Commanders from the Turkish Coast Guard Command met with a group of representatives from both the European Union and the International Organization of Migration (IOM) in Turkey’s southern coastal city of Antalya on Monday at a ceremony for the handover of two new search and rescue vessels.
The two vessels are the first of nine boats to be given to the Turkish coast guard as part of the second phase of an EU-funded project implemented by the IOM with the aim of strengthening the capacity of the country’s search and rescue operations. The project’s first phase, which began in 2016, included the handover of six vessels. The project has also provided training for over 1,000 Turkish coast guard staff on topics ranging from the provision of psychosocial support to migrants and refugees to international humanitarian law.
During the handover ceremony, the head of the EU Delegation to Turkey, Christian Berger, said: “The current project foresees the provision of nine additional search and rescue boats as well as additional capacity building and psycho-social support for the staff of the Turkish coast guard. This increased support will allow the Turkish coast guard to carry out more rescue operations, with boats adapted to poor weather conditions minimizing the risk of further endangering the safety of migrants and refugees. Despite a variety of challenges, including the outbreak of COVID-19 in 2020, the strong operational relationship built over time among the EU, IOM, the Turkish coast guard and DAMEN (the vessels' Dutch manufacturer) will make sure that the boats will be an important addition to the Turkish coast guard’s search and rescue capabilities.”
The Turkish Coast Guard Command has rescued thousands of migrants and refugees in the Aegean this year, after most of them were pushed back by Greek authorities into Turkey's territorial waters. The Turkish coast guard provides rescued migrants with food and clothes. Health care personnel also provide treatment for rescued migrants who are sick or injured.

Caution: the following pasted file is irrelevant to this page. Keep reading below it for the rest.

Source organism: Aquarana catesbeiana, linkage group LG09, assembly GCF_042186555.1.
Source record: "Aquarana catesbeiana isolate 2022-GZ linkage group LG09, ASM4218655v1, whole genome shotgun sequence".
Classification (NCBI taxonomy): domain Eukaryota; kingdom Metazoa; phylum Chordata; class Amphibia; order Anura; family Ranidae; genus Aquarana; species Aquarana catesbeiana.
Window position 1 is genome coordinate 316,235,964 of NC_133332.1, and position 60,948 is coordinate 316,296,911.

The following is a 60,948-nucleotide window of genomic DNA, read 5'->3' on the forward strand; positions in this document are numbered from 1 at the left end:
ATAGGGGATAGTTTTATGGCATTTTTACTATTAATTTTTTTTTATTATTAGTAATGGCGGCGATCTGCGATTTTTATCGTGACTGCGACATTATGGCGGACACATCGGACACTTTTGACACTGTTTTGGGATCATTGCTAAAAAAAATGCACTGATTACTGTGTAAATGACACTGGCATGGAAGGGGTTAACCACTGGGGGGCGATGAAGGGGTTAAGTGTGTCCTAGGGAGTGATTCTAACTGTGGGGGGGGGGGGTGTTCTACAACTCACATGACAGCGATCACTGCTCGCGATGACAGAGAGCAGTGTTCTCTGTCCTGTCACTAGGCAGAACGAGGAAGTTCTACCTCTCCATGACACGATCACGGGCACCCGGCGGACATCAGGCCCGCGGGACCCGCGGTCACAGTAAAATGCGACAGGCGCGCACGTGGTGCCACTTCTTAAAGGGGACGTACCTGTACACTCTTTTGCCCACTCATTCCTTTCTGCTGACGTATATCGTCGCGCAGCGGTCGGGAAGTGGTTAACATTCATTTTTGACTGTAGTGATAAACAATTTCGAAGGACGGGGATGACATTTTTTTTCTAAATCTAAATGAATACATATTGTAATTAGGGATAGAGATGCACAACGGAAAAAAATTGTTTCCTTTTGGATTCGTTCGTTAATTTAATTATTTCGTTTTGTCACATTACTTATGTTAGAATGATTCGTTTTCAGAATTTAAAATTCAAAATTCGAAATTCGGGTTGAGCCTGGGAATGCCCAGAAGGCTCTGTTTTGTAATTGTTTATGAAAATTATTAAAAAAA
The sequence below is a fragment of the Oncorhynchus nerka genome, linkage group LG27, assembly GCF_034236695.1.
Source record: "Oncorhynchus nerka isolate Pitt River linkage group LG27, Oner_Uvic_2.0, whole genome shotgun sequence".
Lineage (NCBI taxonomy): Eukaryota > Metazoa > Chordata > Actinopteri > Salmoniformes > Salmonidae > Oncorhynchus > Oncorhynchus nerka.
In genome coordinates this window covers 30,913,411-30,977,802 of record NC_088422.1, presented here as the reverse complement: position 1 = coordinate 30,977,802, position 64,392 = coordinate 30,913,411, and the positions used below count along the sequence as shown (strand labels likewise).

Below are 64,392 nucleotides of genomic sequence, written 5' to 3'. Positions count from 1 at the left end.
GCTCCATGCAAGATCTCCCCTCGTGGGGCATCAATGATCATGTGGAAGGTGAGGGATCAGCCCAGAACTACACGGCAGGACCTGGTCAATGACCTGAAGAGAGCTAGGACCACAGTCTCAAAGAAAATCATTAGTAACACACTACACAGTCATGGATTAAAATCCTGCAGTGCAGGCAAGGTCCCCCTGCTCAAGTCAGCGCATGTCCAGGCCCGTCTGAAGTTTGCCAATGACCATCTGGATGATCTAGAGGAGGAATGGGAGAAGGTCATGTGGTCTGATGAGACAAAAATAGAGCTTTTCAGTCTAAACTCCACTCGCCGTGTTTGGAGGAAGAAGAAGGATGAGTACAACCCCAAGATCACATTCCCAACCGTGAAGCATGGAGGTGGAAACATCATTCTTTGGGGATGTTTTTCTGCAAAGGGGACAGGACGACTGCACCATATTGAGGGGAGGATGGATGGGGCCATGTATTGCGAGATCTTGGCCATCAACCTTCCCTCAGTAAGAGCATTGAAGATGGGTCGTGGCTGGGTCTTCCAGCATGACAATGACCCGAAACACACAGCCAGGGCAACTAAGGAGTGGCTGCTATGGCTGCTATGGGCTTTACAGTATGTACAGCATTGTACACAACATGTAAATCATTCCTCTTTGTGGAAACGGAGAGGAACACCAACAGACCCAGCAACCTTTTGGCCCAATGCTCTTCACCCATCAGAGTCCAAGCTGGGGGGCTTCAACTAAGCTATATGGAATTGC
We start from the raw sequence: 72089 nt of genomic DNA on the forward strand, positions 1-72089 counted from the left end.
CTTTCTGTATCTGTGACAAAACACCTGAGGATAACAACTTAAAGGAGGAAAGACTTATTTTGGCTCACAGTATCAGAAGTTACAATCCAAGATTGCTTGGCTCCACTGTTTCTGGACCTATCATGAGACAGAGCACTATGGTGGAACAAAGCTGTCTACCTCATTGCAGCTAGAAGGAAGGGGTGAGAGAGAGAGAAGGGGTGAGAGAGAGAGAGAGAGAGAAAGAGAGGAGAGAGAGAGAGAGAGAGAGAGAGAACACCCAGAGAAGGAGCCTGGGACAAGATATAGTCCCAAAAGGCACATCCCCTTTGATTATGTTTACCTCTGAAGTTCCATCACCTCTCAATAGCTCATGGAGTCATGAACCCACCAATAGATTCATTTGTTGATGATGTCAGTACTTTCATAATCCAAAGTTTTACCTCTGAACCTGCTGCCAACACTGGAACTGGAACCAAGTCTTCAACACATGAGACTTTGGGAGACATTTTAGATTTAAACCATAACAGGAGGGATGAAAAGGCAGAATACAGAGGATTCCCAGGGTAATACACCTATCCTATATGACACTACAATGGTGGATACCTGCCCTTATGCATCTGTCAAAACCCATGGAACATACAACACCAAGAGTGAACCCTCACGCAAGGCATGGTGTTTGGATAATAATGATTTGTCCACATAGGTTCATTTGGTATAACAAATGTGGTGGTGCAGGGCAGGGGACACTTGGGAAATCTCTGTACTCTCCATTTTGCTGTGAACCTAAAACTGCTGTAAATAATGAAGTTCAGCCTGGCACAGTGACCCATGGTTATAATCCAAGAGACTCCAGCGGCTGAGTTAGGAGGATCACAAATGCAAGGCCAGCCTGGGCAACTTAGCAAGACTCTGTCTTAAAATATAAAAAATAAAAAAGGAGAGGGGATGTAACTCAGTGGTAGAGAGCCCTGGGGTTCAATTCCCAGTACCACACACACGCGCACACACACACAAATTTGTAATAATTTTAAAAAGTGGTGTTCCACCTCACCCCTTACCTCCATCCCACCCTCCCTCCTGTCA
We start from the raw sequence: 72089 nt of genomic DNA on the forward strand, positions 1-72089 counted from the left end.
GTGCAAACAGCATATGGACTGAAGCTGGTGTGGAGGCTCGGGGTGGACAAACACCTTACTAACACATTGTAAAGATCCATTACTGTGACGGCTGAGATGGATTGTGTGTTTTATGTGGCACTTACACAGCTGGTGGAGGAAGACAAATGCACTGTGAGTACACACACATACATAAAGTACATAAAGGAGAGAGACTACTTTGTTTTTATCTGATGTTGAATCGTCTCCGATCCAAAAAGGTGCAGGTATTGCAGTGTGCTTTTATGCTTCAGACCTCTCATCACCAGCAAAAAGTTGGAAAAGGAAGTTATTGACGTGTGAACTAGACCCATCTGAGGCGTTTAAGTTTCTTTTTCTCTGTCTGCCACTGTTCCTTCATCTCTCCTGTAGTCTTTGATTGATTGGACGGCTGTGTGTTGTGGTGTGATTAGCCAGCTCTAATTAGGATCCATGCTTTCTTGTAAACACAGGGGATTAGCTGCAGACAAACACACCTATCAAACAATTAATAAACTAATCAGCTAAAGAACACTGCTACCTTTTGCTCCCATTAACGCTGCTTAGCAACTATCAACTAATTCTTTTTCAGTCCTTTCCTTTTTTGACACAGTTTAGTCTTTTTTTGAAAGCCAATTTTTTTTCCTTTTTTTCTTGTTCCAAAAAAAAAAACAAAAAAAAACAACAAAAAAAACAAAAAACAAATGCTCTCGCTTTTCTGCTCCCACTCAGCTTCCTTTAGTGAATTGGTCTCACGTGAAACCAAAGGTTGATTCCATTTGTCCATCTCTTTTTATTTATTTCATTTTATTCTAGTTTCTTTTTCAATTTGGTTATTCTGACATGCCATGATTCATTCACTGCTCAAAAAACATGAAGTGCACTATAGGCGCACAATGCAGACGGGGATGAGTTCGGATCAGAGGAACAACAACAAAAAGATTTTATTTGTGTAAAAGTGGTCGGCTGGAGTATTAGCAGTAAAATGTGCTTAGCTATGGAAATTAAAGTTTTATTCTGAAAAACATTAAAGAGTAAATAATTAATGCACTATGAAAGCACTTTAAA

Turkey and Greece have been key transit points for asylum-seekers, refugees and migrants seeking to cross into Europe to start new lives, especially those fleeing war and persecution. Ankara already hosts over 3.5 million Syrian refugees, more than any other country in the world, and has expressed frustration over the lack of international assistance.
“Statistics show that people will still endanger themselves and their families in order to try their chances at a better life, whether there is a pandemic or not,” said Lado Gvilava, IOM’s chief of mission in Turkey. “Given this reality, we must do all we can to be prepared to help.”
The search and rescue vessels are being built by the Damen Group, a Dutch shipbuilding company. The vessels have superior capabilities with regard to speed, range and efficiency. They can operate in all weather conditions and accommodate up to 120 rescued people on board. They can reach a maximum speed of 33 knots and right themselves if capsized.